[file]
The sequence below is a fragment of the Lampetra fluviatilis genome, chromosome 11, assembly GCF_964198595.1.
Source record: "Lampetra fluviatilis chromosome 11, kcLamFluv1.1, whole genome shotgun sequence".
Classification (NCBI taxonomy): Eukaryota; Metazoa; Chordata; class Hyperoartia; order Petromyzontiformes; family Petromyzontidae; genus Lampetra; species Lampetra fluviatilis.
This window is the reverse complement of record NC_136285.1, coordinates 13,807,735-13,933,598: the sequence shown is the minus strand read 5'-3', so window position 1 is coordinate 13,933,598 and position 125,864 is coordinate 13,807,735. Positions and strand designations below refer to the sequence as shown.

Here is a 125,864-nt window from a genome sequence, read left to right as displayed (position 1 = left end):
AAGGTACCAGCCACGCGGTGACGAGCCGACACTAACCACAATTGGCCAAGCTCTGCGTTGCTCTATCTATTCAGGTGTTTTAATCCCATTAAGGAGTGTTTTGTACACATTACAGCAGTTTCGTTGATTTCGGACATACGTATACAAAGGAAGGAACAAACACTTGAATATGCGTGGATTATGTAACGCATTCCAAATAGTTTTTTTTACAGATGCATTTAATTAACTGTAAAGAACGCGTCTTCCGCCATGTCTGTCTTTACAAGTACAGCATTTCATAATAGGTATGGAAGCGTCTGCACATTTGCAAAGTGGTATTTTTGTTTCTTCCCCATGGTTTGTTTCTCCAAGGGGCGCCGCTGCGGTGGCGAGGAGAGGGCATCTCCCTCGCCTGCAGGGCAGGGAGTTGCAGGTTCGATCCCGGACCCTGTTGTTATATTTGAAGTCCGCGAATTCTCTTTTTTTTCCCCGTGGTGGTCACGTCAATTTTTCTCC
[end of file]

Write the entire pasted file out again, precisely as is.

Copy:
The sequence below is a fragment of the Lampetra fluviatilis genome, chromosome 11, assembly GCF_964198595.1.
Source record: "Lampetra fluviatilis chromosome 11, kcLamFluv1.1, whole genome shotgun sequence".
Classification (NCBI taxonomy): Eukaryota; Metazoa; Chordata; class Hyperoartia; order Petromyzontiformes; family Petromyzontidae; genus Lampetra; species Lampetra fluviatilis.
This window is the reverse complement of record NC_136285.1, coordinates 13,807,735-13,933,598: the sequence shown is the minus strand read 5'-3', so window position 1 is coordinate 13,933,598 and position 125,864 is coordinate 13,807,735. Positions and strand designations below refer to the sequence as shown.

Here is a 125,864-nt window from a genome sequence, read left to right as displayed (position 1 = left end):
AAGGTACCAGCCACGCGGTGACGAGCCGACACTAACCACAATTGGCCAAGCTCTGCGTTGCTCTATCTATTCAGGTGTTTTAATCCCATTAAGGAGTGTTTTGTACACATTACAGCAGTTTCGTTGATTTCGGACATACGTATACAAAGGAAGGAACAAACACTTGAATATGCGTGGATTATGTAACGCATTCCAAATAGTTTTTTTTACAGATGCATTTAATTAACTGTAAAGAACGCGTCTTCCGCCATGTCTGTCTTTACAAGTACAGCATTTCATAATAGGTATGGAAGCGTCTGCACATTTGCAAAGTGGTATTTTTGTTTCTTCCCCATGGTTTGTTTCTCCAAGGGGCGCCGCTGCGGTGGCGAGGAGAGGGCATCTCCCTCGCCTGCAGGGCAGGGAGTTGCAGGTTCGATCCCGGACCCTGTTGTTATATTTGAAGTCCGCGAATTCTCTTTTTTTTCCCCGTGGTGGTCACGTCAATTTTTCTCC